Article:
What does Brexit mean? From hearing it so much in the news, we have become accustomed to this, which is nothing more than a contraction of two others: Britain + Exit. It refers to their leaving of the European Union.


In 1973 the United Kingdom joined the European Union and at many points there was controversy in the country over whether it should remain. On 23 June 2016 a referendum was held on the issue and the result gave the option to leave the EU as the winner, with 51.9% of the votes. After lengthy negotiations, the exit finally materialised on 31 January 2021.

Some critical points of Brexit

It is logical to think that after so many years, almost 50, that the United Kingdom has been integrated into the European Union, separation would not be an easy matter.

Political issues, such as the border between the two Irelands, whether Scotland (still part of the UK) would want to remain in the EU, or the issue of Gibraltar, were critical issues.

But perhaps other more everyday issues, such as the rights of citizens on both sides: freedom of movement, residence, work and access to healthcare, would be almost more important in reality.

And finally the economic and trade issue, customs, tariffs and import/export procedures, investments, the multi-million compensations for abandoning commitments made while in the EU. All this has been a real stumbling block and has meant several extensions to reach an agreement.

The current situation

We are currently in a transitional period that is expected to last until 31 December 2021. During these 11 months of transition (from February to the end of December 2021) many issues will still have to be resolved, especially in the economic field.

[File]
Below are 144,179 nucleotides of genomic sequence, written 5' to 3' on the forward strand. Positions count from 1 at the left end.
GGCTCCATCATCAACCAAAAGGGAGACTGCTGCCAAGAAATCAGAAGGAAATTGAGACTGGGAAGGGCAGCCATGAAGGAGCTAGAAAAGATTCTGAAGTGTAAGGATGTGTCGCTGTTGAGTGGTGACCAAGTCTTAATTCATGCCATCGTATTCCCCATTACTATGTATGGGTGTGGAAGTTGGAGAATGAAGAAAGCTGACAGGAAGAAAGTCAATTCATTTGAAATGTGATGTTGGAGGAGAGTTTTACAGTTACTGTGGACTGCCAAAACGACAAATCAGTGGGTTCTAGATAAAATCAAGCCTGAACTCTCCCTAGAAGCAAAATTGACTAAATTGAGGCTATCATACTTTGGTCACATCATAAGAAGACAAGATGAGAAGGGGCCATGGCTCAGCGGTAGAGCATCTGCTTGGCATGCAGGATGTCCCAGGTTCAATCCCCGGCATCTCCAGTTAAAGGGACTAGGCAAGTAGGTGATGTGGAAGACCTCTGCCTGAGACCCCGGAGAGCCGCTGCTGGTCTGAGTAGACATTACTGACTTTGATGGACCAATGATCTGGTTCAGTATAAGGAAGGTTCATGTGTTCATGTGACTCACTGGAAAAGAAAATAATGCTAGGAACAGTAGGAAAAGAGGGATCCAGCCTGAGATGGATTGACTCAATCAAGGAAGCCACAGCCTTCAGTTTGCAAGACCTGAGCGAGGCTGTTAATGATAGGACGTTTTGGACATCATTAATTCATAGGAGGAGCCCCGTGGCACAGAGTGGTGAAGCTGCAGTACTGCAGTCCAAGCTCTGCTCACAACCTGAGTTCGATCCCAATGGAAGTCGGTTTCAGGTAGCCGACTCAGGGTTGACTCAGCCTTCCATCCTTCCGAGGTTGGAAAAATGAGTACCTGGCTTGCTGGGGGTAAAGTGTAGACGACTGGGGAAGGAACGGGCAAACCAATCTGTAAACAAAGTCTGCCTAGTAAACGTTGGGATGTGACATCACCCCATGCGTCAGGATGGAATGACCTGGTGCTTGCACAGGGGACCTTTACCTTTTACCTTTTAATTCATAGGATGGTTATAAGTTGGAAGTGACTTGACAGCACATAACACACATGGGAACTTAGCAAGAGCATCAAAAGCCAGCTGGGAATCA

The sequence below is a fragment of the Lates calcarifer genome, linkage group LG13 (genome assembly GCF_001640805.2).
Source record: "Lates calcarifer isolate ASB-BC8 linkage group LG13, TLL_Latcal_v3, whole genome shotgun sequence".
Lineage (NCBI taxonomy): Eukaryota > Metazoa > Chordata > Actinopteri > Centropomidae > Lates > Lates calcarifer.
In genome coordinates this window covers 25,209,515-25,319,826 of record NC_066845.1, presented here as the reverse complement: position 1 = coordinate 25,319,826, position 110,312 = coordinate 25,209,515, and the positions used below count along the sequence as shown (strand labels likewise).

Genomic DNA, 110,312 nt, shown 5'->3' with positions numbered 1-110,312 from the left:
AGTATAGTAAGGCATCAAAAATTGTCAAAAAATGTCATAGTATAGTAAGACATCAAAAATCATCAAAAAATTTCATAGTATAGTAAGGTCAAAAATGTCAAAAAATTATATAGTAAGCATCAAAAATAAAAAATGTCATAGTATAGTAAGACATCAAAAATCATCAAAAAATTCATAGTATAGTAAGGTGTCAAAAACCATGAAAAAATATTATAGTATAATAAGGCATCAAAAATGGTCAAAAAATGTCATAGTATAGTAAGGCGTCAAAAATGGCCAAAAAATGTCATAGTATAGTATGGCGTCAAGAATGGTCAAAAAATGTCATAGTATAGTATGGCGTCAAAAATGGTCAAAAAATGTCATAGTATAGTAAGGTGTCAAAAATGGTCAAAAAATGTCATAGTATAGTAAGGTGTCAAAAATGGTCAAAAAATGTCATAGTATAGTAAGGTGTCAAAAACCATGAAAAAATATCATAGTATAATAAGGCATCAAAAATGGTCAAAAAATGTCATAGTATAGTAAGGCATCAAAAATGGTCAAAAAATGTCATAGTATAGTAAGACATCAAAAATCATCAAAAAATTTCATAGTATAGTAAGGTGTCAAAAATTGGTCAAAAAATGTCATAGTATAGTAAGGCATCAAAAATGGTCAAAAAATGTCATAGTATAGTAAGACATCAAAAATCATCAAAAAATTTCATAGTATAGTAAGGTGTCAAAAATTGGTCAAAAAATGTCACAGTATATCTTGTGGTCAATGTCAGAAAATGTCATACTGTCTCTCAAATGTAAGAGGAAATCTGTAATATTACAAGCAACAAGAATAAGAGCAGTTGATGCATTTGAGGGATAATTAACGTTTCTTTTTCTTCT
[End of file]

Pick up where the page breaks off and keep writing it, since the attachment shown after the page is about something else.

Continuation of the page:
It would be normal that once all the negotiations have been completed, the United Kingdom will have a status somewhat similar to that of Switzerland or Norway. Those countries, that are in Europe but do not belong to the European Union, enjoy many preferential agreements.

Trade relations with Spain

The United Kingdom is one of our most important trading partners, with a volume of around 60,000 million euros per year if all aspects (exports, imports, capital flows, etc.) are taken into account.

It is a highly populated country (67 million inhabitants) and its economy is the second largest in Europe and the fifth largest in the world. The service sector, especially finance, is highly developed and industry is also significant.

However, the UK’s agri-food sector is not self-sufficient and is highly dependent on imports, covering barely 45% of national needs. Spain, on the other hand, is a power in this area and appears as the 5th most important supplier, with 9% of the total imported by the UK.

The most important items of our agri-food exports are:

Fruits / Pulses / Vegetables / Wine and must / Olive oil.


The United Kingdom is a very interesting market for our agri-food sector, but since Brexit has become effective, the procedures for selling there have changed substantially. Now the requirements are greater and the documentation more complex.

If your company is in need of support in this area, IO Consultores can be of great help. Contact us for more information.

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